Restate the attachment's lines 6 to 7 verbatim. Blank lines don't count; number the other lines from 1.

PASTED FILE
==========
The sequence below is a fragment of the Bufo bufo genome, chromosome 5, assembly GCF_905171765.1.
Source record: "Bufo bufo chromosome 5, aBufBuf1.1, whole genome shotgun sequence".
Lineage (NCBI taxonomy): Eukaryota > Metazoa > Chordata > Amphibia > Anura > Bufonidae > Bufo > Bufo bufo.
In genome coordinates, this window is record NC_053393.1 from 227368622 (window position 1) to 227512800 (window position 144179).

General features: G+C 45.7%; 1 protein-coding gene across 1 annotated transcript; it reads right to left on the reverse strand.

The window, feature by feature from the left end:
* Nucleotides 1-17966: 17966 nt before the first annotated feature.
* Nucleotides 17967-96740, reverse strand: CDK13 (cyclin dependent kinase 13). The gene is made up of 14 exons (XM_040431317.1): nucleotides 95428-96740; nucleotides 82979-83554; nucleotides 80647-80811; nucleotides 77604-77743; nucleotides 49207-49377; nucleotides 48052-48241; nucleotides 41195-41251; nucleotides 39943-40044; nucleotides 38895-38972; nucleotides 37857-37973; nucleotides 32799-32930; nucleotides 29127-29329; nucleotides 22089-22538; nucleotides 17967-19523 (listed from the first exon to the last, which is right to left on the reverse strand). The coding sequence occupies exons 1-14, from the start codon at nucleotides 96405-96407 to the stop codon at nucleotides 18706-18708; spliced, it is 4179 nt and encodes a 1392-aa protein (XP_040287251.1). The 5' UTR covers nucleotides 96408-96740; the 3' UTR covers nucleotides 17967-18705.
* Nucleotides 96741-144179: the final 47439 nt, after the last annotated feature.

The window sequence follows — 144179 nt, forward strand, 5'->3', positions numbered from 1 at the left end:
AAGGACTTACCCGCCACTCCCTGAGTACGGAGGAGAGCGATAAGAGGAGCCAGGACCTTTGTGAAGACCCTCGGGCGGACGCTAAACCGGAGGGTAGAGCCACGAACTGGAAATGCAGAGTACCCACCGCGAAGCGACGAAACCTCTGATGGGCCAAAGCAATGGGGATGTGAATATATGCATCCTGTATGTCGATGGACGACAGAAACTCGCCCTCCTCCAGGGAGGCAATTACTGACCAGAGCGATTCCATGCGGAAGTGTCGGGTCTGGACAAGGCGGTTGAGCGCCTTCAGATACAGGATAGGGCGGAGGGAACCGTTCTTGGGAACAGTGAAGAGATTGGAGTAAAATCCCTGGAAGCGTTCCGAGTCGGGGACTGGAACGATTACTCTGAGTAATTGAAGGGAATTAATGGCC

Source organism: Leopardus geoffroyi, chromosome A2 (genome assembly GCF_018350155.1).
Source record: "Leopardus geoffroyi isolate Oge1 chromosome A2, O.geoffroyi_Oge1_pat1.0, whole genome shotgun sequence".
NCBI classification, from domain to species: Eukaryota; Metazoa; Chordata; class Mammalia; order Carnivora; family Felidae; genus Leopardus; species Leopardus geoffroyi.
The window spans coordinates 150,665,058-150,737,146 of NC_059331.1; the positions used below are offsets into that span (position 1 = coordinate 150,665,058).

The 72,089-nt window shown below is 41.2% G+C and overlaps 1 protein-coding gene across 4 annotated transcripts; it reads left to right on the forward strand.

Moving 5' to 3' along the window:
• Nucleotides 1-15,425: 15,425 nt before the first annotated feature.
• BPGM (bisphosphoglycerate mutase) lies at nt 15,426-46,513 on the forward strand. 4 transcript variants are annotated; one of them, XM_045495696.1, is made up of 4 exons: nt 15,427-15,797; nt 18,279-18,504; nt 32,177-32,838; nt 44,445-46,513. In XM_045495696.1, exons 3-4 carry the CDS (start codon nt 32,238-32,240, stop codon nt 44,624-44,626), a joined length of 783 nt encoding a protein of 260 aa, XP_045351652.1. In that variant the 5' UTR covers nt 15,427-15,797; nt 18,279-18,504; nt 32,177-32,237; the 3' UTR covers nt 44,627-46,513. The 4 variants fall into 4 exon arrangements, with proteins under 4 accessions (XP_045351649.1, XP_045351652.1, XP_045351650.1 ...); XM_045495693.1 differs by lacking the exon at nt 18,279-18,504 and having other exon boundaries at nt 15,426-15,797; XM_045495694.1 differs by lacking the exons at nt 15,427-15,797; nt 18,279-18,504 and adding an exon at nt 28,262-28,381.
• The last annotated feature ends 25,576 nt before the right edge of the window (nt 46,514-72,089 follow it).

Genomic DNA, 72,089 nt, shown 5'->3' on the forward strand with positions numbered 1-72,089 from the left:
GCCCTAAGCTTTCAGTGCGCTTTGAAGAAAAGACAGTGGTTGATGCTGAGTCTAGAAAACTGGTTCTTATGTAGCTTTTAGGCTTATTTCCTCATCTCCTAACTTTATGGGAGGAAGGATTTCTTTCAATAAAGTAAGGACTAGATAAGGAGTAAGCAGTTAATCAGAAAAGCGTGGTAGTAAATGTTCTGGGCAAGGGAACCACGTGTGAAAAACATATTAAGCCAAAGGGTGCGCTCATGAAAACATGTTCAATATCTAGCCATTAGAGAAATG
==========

The window, feature by feature from the left end:
* Nucleotides 1-17966: 17966 nt before the first annotated feature.